A few photos taken from the summit; we began the descent into the strong blustery wind. The road twisted and turned as we descended; the wind direction altering accordingly. Much fallen debris lay scattered across the tarmac and we found ourselves weaving around large stones and fallen branches, as always pointing out the obstacles to those behind us. Passing through a small village, Jos ahead raised the call; “Trampoline!” An unusual shout out, but sure enough just around the corner, a full-sized trampoline lay upturned in the middle of the road. We took the descent at an appropriate pace and arrived unscathed in the town of Prutz. Here we decided to buy lunch at a supermarket. As we pulled into the supermarket carpark Jos’ pack dropped down from his bike. A quick examination of the pack identified that a couple of screws had worked loose and fallen off. Thank goodness they hadn’t fallen off on the descent! It was decided we would all have lunch, then Jos would retrace our route to a bike shop we had passed by as we entered the town and scavenge a pair of bolts. We purchased lunch from the supermarket cafe and complemented their toasted sandwiches with some shop bought crisps and peanuts. Jos left to get some bolts and Justin and myself ordered another coffee. Forty minutes later, Jos still hadn’t returned. We decided to go and look for him. Unfortunately, he had got mixed up with the Basil Fawlty of bike mechanics. They had tried around 30 different bolts, none of which had fitted. It was like a scene from a comedy sketch, bolts all over the place, a frustrated mechanic running about not certain what he was doing, then a shop load of potential customers wondering what on earth was going on? We suggested that the mechanic take a couple of bolts from a bottle cage and try those, he did so and they fitted straight away. Jos tried to make a purchase in order to not entirely have wasted the mechanics time, but he then tried to sell Jos a set of brakes from a completely different type of bike, we got out of there as quickly as we could!
A quiet, gently rolling cycle path took us away from the town and following the Inn River we relaxed once again into a steady rhythm. This was a popular cycle path and we met many others along the way, offering a friendly wave to those who passed us by, and chatting in broken languages to those who were headed in our direction. I was wary of following Jos’ wheel too closely for the first few miles, just in case his bag toppled off, I didn’t wholly trust the mechanics ability to do up a bolt. We followed the cycle path for around 15 miles, mostly on smooth tarmac, passing through some pretty quiet villages which seemed to of stepped back in time. The cycle path then became a gravel track, then passing through some woods and over a bridge it turned into a smooth mud surfaced trail interlaced with large prominent tree roots. Not an ideal surface to be riding on with 23mm thin tyres, but we were becoming quite accustomed to taking the rough with the smooth and pressed on regardless. As the way became rougher still, we doubted that we were in fact on the correct path and began to think about turning back. Once again Jos checked the route and advised us to keep going. Once again, a most fortunate detour, we stumbled upon a hidden gem.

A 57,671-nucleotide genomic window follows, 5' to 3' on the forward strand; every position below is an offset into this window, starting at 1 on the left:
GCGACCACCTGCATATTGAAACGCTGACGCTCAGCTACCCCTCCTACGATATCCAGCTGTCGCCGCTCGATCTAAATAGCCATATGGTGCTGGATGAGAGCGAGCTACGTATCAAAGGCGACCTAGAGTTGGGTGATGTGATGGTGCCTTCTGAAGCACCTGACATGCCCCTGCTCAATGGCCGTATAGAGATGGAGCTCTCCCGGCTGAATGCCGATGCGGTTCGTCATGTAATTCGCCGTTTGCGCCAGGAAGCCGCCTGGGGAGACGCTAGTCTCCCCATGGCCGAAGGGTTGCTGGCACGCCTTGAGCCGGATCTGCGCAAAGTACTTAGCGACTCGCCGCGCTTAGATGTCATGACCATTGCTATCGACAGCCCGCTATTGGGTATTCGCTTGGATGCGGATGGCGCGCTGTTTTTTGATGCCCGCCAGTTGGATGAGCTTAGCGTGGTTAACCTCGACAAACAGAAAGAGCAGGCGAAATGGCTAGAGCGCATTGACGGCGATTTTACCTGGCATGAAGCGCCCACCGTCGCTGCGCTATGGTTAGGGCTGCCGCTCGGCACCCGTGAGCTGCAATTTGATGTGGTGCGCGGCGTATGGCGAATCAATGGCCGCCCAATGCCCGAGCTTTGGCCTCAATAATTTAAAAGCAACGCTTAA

The Altfinstermunz, getting lost can be a wonderful experience!
Sometimes getting lost can be a really enjoyable experience, a loss of direction and a minor wrong turn can bring about all kinds of unexpected delights. We had, by chance, stumbled upon the Altfinstermunz castle. Originally the strategic site of a Roman bridge and small settlement, then transformed in Medieval times to a castle and chapel marking the border between Italy and Switzerland. We had an enjoyable coffee and ice-cream stop within the grounds of the castle, crossed over the cobbled castle courtyard and the ancient wooden roofed bridge and entered Switzerland, a much more adventurous way than taking the road!
It was a short steep gravel climb out of the valley, impossible for us to ride on our road bikes so we pushed our machines the half mile back up to join the main road. The wind which had been accompanying us since the top of the Pillerhohe was gaining force and dark clouds were looming on the horizon behind us. Luckily the wind was on our backs and we had a reasonably flat route to make it to the town of Scuol and our accommodation for the night. Flying down the main road with a strong tail wind and a storm chasing your tail was exhilarating. Having twigs and small branches raining down upon you from high up the mountainside was not so much fun. I got hit a couple of times, the second largish branch missed Justin’s head by a matter of inches before catching me on the shoulder. We sky grew darker and ever more threatening, the peaks of the mountains disappeared within the thick low clouds, we rolled in Scuol tired but in a hyped-up state, within five minutes the storm had hit and it was pouring down.